In this Book

Listening to the Logos
In Listening to the Logos, Christopher Lyle Johnstone provides an unprecedented comprehensive account of the relationship between speech and wisdom across almost four centuries of evolving ancient Greek thought and teachings—from the mythopoetic tradition of Homer and Hesiod to Aristotle's treatises. Johnstone grounds his study in the cultural, conceptual, and linguistic milieu of archaic and classical Greece, which nurtured new ways of thinking about and investigating the world. He focuses on accounts of logos and wisdom in the surviving writings and teachings of Homer and Hesiod, the Presocratics, the Sophists and Socrates, Isocrates and Plato, and Aristotle. Specifically Johnstone highlights the importance of language arts in both speculative inquiry and practical judgment, a nexus that presages connections between philosophy and rhetoric that persist still. His study investigates concepts and concerns key to the speaker's art from the outset: wisdom, truth, knowledge, belief, prudence, justice, and reason. From these investigations certain points of coherence emerge about the nature of wisdom—that wisdom includes knowledge of eternal principles, both divine and natural; that it embraces practical, moral knowledge; that it centers on apprehending and applying a cosmic principle of proportion and balance; that it allows its possessor to forecast the future; and that the oral use of language figures centrally in obtaining and practicing it. Johnstone's interdisciplinary account ably demonstrates that in the ancient world it was both the content and form of speech that most directly inspired, awakened, and deepened the insights comprehended under the notion of wisdom.

Table of Contents

  1. Cover
  2. pp. 1-7
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  1. Contents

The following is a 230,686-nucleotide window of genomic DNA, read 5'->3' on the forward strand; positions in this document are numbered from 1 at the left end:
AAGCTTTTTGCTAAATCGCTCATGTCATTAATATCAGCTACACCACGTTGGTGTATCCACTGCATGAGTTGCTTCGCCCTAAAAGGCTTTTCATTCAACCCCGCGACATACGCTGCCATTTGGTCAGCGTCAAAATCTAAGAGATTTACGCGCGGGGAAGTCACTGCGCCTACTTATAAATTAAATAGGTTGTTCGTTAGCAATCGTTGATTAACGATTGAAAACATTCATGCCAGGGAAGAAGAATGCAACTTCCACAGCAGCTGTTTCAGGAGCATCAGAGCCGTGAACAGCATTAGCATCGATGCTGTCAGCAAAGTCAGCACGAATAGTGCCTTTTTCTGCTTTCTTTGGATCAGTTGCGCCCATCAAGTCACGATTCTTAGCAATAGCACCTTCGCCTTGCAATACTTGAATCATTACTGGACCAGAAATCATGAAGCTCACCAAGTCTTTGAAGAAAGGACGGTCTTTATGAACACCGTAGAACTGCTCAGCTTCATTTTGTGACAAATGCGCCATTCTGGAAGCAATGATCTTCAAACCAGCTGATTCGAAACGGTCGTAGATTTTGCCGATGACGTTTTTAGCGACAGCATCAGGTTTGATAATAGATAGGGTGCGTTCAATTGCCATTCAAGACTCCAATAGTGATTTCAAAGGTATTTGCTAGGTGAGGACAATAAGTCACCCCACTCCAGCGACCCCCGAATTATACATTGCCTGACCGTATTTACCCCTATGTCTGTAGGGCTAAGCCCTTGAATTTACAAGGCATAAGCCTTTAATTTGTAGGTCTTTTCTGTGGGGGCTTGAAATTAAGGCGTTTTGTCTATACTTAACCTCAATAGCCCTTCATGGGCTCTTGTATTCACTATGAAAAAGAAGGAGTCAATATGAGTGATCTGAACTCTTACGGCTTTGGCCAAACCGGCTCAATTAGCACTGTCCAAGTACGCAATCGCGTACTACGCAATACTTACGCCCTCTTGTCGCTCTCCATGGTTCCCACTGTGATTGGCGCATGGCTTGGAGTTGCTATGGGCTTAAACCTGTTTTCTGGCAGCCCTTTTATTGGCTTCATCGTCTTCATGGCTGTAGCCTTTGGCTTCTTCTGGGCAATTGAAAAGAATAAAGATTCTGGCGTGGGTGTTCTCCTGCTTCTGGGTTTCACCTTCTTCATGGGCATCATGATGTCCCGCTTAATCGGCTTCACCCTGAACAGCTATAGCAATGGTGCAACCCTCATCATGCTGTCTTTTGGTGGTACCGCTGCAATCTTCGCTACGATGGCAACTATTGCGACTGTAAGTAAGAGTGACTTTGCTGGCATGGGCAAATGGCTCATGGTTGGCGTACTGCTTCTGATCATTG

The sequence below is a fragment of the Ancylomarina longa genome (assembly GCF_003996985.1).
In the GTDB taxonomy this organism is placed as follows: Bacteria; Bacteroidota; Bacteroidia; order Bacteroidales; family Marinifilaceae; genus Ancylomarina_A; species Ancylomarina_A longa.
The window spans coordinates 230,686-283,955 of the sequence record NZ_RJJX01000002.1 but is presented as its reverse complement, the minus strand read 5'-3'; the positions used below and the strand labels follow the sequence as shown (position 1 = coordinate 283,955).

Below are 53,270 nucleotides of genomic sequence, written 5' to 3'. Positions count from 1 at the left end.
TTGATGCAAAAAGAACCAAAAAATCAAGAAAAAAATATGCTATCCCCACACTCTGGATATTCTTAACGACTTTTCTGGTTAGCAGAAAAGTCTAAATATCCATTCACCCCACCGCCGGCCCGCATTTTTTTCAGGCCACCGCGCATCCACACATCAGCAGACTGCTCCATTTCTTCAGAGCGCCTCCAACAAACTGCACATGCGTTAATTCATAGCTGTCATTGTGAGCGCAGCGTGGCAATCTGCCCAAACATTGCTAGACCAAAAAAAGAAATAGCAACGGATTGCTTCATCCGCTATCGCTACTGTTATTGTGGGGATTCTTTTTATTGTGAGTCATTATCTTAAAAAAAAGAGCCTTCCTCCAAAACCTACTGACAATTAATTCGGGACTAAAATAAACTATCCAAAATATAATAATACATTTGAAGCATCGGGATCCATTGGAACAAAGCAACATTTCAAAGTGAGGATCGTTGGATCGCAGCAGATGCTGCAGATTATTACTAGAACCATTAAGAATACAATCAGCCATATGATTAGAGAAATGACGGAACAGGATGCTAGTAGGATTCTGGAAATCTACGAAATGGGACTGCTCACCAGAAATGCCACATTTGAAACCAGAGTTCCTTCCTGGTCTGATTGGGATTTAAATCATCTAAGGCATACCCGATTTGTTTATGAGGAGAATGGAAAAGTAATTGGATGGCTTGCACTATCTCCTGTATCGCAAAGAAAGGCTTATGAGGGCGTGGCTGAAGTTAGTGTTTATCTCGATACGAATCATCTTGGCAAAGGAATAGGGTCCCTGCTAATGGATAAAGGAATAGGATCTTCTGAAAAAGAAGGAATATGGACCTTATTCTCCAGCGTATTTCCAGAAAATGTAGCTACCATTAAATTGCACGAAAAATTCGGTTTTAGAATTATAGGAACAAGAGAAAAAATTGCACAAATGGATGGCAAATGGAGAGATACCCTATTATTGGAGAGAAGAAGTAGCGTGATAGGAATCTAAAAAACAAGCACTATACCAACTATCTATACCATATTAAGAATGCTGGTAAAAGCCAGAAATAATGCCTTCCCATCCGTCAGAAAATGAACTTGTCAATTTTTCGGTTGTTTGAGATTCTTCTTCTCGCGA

2. pp. vii-viii
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  1. Series Editor’s Preface
  2. pp. ix-x
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  1. Acknowledgments
  2. pp. xi-xii
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  1. Prologue
  2. pp. 1-3
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  1. One: The Greek Stones Speak: Toward an Archaeology of Consciousness
  2. pp. 4-12
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  1. Two: Singing the Muses’ Song: Myth, Wisdom, and Speech
  2. pp. 13-35
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  1. Three: Physis, Kosmos, Logos: Presocratic Thought and the Emergence of Nature-Consciousness
  2. pp. 36-85
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  1. Four: Sophistical Wisdom, Socratic Wisdom, and the Political Life
  2. pp. 86-145
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  1. Five: Civic Wisdom, Divine Wisdom: Isocrates, Plato, and Two Visions for the Athenian Citizen
  2. pp. 146-187
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  1. Six: Speculative Wisdom, Practical Wisdom: Aristotle and the Culmination of Hellenic Thought
  2. pp. 188-214
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  1. Epilogue
  2. pp. 215-224
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  1. Notes
  2. pp. 225-268
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  1. Bibliography
  2. pp. 269-294
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  1. Index
  2. pp. 295-300
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